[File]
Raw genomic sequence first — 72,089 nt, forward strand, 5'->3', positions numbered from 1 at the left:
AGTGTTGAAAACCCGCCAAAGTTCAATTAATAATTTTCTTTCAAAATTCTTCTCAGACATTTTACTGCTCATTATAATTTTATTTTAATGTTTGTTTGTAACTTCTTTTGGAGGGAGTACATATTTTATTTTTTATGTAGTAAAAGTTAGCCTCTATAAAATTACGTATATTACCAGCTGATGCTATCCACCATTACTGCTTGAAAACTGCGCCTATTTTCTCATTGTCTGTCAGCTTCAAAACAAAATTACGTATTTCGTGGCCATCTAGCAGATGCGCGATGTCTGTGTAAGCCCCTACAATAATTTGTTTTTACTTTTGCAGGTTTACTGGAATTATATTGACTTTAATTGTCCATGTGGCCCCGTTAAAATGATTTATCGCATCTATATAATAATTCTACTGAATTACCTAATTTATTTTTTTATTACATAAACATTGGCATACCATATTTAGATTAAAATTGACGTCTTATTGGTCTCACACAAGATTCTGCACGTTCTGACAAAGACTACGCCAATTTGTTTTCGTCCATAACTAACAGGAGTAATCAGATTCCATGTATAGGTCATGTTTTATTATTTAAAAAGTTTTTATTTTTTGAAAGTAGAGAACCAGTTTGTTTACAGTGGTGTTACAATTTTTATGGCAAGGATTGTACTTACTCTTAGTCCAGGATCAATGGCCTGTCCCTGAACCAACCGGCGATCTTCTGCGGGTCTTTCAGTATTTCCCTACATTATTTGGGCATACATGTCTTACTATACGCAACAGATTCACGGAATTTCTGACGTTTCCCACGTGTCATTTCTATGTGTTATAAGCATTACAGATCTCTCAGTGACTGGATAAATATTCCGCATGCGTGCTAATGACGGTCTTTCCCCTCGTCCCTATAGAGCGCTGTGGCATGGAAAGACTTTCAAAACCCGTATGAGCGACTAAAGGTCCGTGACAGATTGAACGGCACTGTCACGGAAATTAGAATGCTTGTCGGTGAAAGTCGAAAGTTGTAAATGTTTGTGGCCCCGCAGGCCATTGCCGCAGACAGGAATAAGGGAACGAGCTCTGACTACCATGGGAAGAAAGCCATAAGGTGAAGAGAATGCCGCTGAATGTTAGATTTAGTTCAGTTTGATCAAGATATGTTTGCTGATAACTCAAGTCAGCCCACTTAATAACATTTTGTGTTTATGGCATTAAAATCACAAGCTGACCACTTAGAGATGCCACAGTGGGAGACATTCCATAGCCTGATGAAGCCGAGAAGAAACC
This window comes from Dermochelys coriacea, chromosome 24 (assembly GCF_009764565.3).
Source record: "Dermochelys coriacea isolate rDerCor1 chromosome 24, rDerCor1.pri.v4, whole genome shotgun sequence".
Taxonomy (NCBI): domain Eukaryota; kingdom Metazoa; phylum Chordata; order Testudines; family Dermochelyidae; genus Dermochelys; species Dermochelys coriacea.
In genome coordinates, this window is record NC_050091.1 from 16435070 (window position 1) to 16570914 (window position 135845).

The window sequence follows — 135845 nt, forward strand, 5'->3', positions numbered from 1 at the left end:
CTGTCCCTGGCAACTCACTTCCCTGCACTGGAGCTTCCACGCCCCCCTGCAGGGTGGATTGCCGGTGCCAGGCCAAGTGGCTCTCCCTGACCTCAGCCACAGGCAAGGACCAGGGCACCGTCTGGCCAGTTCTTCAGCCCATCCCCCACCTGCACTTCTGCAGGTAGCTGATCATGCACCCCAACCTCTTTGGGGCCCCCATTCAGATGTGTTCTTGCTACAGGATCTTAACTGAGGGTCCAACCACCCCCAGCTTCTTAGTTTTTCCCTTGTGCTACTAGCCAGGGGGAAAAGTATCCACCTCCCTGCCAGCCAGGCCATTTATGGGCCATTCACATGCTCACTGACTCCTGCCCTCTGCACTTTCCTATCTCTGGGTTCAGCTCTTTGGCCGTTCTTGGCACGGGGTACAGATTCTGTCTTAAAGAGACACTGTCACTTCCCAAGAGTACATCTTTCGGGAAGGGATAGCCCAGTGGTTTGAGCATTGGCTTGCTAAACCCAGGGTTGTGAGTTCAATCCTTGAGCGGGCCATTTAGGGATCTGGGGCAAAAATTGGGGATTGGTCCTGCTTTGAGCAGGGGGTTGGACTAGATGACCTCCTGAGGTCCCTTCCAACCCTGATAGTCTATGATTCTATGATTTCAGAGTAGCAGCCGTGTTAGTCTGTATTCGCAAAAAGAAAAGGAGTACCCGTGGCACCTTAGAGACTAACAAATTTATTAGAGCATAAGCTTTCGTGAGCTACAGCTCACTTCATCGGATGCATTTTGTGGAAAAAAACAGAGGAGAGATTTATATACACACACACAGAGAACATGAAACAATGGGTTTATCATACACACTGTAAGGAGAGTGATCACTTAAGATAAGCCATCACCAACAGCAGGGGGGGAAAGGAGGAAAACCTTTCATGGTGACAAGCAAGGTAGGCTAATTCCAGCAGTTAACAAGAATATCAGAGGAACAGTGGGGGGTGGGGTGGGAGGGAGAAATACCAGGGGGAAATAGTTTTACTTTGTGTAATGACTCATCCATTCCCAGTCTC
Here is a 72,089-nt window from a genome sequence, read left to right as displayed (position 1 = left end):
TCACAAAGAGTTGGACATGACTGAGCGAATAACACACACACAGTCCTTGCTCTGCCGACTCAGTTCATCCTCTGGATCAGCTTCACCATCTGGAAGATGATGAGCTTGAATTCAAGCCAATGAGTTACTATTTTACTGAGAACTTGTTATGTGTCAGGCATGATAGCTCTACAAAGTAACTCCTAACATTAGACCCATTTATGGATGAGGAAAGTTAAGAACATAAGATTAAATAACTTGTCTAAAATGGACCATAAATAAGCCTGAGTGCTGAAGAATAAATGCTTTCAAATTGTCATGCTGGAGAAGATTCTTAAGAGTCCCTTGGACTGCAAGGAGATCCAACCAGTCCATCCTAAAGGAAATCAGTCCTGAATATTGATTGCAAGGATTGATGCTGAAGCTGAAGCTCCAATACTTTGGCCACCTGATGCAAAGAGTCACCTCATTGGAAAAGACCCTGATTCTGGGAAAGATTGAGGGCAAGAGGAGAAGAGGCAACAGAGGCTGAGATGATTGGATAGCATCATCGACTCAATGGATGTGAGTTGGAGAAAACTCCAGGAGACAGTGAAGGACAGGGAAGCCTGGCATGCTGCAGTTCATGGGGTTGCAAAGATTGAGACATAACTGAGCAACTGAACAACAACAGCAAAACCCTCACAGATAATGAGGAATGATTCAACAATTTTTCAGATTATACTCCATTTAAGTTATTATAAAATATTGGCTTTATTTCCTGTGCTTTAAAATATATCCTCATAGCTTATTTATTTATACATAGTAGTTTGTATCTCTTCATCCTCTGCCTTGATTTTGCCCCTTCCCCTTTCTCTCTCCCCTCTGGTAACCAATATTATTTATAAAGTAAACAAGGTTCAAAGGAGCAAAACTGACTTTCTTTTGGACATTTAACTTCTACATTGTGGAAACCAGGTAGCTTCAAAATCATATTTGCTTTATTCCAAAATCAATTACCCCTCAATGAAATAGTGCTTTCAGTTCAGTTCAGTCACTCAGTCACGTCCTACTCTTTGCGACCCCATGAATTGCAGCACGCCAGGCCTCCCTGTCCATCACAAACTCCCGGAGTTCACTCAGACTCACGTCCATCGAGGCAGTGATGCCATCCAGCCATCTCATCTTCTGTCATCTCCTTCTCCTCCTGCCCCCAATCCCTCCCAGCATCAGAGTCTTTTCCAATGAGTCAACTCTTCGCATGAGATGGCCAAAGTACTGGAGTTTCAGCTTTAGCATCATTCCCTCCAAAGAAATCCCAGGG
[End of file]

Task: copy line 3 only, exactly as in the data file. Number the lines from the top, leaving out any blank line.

This window comes from Dermochelys coriacea, chromosome 24 (assembly GCF_009764565.3).